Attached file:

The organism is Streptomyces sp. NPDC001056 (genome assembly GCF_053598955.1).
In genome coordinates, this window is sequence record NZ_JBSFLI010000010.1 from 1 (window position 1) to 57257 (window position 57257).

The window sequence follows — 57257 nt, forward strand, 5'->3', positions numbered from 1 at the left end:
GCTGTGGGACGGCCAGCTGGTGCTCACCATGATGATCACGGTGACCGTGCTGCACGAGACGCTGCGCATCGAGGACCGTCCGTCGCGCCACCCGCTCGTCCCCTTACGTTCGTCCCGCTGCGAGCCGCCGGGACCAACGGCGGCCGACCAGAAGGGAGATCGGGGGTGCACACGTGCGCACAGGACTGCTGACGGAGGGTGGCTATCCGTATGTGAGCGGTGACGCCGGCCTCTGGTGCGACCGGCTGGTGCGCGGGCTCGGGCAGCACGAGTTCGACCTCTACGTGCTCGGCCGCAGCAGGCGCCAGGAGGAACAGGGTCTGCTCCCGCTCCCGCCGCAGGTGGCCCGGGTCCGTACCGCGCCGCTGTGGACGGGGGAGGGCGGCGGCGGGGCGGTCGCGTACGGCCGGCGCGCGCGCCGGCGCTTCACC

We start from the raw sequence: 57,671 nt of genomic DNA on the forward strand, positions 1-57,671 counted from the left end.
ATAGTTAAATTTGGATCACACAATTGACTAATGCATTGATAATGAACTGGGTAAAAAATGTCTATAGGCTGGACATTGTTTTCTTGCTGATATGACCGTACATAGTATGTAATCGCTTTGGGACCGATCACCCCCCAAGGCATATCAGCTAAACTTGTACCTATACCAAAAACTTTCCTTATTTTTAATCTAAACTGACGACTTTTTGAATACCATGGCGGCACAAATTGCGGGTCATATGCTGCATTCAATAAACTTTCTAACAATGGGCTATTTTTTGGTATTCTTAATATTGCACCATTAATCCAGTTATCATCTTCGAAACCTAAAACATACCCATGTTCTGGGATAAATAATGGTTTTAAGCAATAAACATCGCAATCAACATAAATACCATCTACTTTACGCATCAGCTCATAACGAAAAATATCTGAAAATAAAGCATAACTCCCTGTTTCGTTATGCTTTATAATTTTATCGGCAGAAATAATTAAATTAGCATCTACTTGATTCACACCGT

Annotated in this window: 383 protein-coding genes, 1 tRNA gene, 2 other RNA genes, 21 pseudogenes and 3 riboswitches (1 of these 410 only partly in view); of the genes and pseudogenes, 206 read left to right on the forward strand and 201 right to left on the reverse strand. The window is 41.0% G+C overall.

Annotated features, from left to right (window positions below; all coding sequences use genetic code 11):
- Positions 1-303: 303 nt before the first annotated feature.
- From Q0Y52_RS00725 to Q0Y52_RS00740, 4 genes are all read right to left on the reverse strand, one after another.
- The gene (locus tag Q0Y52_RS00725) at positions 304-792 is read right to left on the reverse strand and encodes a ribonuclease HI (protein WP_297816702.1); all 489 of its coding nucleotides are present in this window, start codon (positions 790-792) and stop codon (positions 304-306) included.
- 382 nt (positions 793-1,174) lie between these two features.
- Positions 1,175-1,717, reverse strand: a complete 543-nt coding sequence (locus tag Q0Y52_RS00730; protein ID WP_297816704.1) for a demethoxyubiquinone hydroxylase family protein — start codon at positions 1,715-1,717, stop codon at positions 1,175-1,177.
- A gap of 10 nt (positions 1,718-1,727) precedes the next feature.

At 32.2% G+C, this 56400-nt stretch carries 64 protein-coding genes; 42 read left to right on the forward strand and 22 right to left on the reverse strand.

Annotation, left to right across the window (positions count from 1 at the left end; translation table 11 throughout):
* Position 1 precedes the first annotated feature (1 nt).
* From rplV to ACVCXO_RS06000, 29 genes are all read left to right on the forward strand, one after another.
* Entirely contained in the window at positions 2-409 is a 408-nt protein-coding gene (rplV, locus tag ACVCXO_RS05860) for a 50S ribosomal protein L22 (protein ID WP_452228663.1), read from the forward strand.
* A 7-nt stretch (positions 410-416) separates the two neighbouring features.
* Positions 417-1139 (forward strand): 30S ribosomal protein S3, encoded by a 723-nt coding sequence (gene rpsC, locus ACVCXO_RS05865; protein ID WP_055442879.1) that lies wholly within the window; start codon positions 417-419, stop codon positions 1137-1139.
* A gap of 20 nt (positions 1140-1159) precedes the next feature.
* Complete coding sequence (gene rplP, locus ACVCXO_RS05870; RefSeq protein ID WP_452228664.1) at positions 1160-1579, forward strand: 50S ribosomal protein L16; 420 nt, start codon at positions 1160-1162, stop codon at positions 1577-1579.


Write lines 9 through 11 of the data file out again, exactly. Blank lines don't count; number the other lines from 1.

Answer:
- Positions 1-303: 303 nt before the first annotated feature.
- From Q0Y52_RS00725 to Q0Y52_RS00740, 4 genes are all read right to left on the reverse strand, one after another.
- The gene (locus tag Q0Y52_RS00725) at positions 304-792 is read right to left on the reverse strand and encodes a ribonuclease HI (protein WP_297816702.1); all 489 of its coding nucleotides are present in this window, start codon (positions 790-792) and stop codon (positions 304-306) included.